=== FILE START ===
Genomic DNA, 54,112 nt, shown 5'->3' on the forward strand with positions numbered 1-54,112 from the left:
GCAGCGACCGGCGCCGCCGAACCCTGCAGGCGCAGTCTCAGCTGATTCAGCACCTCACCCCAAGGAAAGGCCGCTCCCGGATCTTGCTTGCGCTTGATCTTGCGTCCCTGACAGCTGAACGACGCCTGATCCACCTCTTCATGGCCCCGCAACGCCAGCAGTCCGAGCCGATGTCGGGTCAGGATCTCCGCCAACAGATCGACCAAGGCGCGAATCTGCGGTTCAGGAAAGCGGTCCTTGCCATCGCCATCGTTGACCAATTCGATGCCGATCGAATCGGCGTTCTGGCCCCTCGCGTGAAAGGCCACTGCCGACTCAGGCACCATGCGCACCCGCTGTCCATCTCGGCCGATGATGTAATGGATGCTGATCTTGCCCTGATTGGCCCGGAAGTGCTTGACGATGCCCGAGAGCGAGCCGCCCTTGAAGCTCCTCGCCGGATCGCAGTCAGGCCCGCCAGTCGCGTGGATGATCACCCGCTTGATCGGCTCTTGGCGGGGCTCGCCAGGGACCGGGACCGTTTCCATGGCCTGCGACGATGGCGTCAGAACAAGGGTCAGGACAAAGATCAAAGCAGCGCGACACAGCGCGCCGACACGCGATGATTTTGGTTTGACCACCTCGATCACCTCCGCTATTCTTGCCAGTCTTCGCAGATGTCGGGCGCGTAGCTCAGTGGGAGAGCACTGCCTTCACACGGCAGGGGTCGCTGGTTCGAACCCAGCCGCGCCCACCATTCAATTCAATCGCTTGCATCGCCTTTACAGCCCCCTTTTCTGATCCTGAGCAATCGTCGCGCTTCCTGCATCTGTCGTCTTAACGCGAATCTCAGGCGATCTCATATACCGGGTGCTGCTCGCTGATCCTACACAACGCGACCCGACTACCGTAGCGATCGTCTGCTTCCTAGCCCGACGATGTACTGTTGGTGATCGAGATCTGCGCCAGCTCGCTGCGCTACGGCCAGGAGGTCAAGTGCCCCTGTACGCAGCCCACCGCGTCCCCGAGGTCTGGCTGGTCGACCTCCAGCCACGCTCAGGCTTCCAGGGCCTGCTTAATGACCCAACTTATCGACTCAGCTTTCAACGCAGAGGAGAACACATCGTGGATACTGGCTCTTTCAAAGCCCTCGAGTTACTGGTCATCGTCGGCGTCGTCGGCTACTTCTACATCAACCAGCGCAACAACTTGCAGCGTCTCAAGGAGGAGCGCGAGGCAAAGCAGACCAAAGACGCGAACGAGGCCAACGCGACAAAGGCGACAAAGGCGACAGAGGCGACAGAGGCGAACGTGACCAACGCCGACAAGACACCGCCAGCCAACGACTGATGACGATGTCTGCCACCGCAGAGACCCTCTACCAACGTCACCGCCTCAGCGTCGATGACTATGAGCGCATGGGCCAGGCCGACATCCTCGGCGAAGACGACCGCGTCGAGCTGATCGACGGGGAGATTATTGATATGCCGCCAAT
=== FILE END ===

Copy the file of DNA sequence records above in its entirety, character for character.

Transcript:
Genomic DNA, 54,112 nt, shown 5'->3' on the forward strand with positions numbered 1-54,112 from the left:
GCAGCGACCGGCGCCGCCGAACCCTGCAGGCGCAGTCTCAGCTGATTCAGCACCTCACCCCAAGGAAAGGCCGCTCCCGGATCTTGCTTGCGCTTGATCTTGCGTCCCTGACAGCTGAACGACGCCTGATCCACCTCTTCATGGCCCCGCAACGCCAGCAGTCCGAGCCGATGTCGGGTCAGGATCTCCGCCAACAGATCGACCAAGGCGCGAATCTGCGGTTCAGGAAAGCGGTCCTTGCCATCGCCATCGTTGACCAATTCGATGCCGATCGAATCGGCGTTCTGGCCCCTCGCGTGAAAGGCCACTGCCGACTCAGGCACCATGCGCACCCGCTGTCCATCTCGGCCGATGATGTAATGGATGCTGATCTTGCCCTGATTGGCCCGGAAGTGCTTGACGATGCCCGAGAGCGAGCCGCCCTTGAAGCTCCTCGCCGGATCGCAGTCAGGCCCGCCAGTCGCGTGGATGATCACCCGCTTGATCGGCTCTTGGCGGGGCTCGCCAGGGACCGGGACCGTTTCCATGGCCTGCGACGATGGCGTCAGAACAAGGGTCAGGACAAAGATCAAAGCAGCGCGACACAGCGCGCCGACACGCGATGATTTTGGTTTGACCACCTCGATCACCTCCGCTATTCTTGCCAGTCTTCGCAGATGTCGGGCGCGTAGCTCAGTGGGAGAGCACTGCCTTCACACGGCAGGGGTCGCTGGTTCGAACCCAGCCGCGCCCACCATTCAATTCAATCGCTTGCATCGCCTTTACAGCCCCCTTTTCTGATCCTGAGCAATCGTCGCGCTTCCTGCATCTGTCGTCTTAACGCGAATCTCAGGCGATCTCATATACCGGGTGCTGCTCGCTGATCCTACACAACGCGACCCGACTACCGTAGCGATCGTCTGCTTCCTAGCCCGACGATGTACTGTTGGTGATCGAGATCTGCGCCAGCTCGCTGCGCTACGGCCAGGAGGTCAAGTGCCCCTGTACGCAGCCCACCGCGTCCCCGAGGTCTGGCTGGTCGACCTCCAGCCACGCTCAGGCTTCCAGGGCCTGCTTAATGACCCAACTTATCGACTCAGCTTTCAACGCAGAGGAGAACACATCGTGGATACTGGCTCTTTCAAAGCCCTCGAGTTACTGGTCATCGTCGGCGTCGTCGGCTACTTCTACATCAACCAGCGCAACAACTTGCAGCGTCTCAAGGAGGAGCGCGAGGCAAAGCAGACCAAAGACGCGAACGAGGCCAACGCGACAAAGGCGACAAAGGCGACAGAGGCGACAGAGGCGAACGTGACCAACGCCGACAAGACACCGCCAGCCAACGACTGATGACGATGTCTGCCACCGCAGAGACCCTCTACCAACGTCACCGCCTCAGCGTCGATGACTATGAGCGCATGGGCCAGGCCGACATCCTCGGCGAAGACGACCGCGTCGAGCTGATCGACGGGGAGATTATTGATATGCCGCCAAT